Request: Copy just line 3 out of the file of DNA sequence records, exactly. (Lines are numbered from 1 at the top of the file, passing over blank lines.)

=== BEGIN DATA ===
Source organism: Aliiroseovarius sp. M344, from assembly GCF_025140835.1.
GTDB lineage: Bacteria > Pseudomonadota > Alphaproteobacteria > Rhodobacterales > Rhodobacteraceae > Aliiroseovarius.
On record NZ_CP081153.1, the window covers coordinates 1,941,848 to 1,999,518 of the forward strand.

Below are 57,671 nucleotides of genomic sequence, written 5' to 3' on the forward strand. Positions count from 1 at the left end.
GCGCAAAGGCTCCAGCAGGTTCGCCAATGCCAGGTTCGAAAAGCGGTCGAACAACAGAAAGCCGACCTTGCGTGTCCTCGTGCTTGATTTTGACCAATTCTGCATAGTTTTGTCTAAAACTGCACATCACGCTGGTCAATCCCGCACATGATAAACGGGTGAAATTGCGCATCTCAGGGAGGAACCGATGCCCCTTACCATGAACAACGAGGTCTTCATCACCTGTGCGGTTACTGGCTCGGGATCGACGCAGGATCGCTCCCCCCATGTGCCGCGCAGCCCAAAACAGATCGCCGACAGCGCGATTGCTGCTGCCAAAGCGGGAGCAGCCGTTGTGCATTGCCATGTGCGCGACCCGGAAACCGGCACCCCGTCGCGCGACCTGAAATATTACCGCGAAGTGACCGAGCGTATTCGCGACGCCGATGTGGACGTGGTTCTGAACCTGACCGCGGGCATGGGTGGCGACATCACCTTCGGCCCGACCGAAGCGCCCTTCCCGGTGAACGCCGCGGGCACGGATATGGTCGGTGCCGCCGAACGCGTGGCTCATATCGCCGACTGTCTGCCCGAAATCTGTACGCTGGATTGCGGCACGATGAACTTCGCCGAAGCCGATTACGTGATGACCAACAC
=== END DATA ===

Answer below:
On record NZ_CP081153.1, the window covers coordinates 1,941,848 to 1,999,518 of the forward strand.